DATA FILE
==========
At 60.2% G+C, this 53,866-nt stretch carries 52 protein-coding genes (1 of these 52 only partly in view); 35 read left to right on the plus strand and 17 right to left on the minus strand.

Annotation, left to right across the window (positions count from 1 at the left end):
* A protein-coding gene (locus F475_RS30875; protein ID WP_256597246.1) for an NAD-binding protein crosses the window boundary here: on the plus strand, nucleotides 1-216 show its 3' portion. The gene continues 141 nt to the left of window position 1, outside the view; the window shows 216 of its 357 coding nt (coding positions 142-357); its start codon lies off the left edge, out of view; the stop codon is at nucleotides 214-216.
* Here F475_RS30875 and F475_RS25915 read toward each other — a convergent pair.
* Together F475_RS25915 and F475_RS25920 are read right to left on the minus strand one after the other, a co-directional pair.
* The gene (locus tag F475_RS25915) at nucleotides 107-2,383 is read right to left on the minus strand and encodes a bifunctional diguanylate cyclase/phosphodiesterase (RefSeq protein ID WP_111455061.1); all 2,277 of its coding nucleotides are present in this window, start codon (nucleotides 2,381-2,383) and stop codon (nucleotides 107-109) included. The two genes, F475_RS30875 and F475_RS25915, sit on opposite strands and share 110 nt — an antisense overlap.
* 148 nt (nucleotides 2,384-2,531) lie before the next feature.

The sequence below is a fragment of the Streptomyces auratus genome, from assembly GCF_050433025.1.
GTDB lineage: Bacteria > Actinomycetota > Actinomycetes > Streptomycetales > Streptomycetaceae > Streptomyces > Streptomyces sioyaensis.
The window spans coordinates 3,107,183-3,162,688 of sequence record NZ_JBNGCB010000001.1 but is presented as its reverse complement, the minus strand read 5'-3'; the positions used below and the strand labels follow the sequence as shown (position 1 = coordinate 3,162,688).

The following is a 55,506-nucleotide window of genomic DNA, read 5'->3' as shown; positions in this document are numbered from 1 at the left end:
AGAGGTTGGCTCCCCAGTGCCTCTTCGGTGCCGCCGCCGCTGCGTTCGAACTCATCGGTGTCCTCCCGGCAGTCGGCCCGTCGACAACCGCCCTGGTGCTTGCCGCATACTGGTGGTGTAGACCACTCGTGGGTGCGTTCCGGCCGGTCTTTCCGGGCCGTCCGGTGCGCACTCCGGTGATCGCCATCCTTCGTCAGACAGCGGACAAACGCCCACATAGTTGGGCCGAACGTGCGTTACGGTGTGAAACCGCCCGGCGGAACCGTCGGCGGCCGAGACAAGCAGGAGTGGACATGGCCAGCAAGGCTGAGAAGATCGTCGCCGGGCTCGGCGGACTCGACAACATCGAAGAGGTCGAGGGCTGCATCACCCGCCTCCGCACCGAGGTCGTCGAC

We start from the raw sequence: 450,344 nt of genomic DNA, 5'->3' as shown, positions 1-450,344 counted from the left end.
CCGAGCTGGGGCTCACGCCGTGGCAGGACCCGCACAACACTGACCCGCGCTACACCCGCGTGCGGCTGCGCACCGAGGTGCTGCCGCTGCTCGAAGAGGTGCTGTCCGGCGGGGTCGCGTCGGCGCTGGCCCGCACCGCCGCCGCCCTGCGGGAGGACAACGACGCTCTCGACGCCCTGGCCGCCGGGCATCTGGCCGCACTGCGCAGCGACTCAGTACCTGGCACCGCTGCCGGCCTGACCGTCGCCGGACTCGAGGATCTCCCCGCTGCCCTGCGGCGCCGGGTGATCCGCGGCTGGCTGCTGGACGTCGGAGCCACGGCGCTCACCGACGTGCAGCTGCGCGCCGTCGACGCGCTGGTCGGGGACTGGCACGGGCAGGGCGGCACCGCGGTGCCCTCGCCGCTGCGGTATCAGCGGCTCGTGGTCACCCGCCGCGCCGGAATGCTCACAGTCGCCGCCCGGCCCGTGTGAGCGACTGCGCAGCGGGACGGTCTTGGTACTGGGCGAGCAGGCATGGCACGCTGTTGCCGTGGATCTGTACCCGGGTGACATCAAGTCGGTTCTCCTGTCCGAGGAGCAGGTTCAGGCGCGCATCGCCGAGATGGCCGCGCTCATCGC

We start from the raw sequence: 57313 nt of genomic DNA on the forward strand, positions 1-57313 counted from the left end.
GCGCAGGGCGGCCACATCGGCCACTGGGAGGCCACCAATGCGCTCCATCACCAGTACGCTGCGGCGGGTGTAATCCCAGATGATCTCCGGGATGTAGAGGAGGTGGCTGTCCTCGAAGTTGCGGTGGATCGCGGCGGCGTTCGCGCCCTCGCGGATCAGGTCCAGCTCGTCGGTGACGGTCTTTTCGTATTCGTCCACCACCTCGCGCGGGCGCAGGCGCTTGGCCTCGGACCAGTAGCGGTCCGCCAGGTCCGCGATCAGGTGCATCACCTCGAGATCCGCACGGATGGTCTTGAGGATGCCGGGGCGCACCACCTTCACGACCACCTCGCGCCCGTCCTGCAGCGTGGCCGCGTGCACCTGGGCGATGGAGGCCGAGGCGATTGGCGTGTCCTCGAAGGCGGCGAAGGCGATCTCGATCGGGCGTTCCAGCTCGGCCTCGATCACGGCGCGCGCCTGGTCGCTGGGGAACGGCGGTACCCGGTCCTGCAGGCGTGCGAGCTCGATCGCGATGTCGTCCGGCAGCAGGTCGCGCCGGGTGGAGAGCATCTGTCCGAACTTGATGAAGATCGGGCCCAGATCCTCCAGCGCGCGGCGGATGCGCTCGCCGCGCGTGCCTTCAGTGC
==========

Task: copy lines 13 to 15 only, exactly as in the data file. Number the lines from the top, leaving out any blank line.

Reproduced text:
We start from the raw sequence: 450,344 nt of genomic DNA, 5'->3' as shown, positions 1-450,344 counted from the left end.
CCGAGCTGGGGCTCACGCCGTGGCAGGACCCGCACAACACTGACCCGCGCTACACCCGCGTGCGGCTGCGCACCGAGGTGCTGCCGCTGCTCGAAGAGGTGCTGTCCGGCGGGGTCGCGTCGGCGCTGGCCCGCACCGCCGCCGCCCTGCGGGAGGACAACGACGCTCTCGACGCCCTGGCCGCCGGGCATCTGGCCGCACTGCGCAGCGACTCAGTACCTGGCACCGCTGCCGGCCTGACCGTCGCCGGACTCGAGGATCTCCCCGCTGCCCTGCGGCGCCGGGTGATCCGCGGCTGGCTGCTGGACGTCGGAGCCACGGCGCTCACCGACGTGCAGCTGCGCGCCGTCGACGCGCTGGTCGGGGACTGGCACGGGCAGGGCGGCACCGCGGTGCCCTCGCCGCTGCGGTATCAGCGGCTCGTGGTCACCCGCCGCGCCGGAATGCTCACAGTCGCCGCCCGGCCCGTGTGAGCGACTGCGCAGCGGGACGGTCTTGGTACTGGGCGAGCAGGCATGGCACGCTGTTGCCGTGGATCTGTACCCGGGTGACATCAAGTCGGTTCTCCTGTCCGAGGAGCAGGTTCAGGCGCGCATCGCCGAGATGGCCGCGCTCATCGC

We start from the raw sequence: 57313 nt of genomic DNA on the forward strand, positions 1-57313 counted from the left end.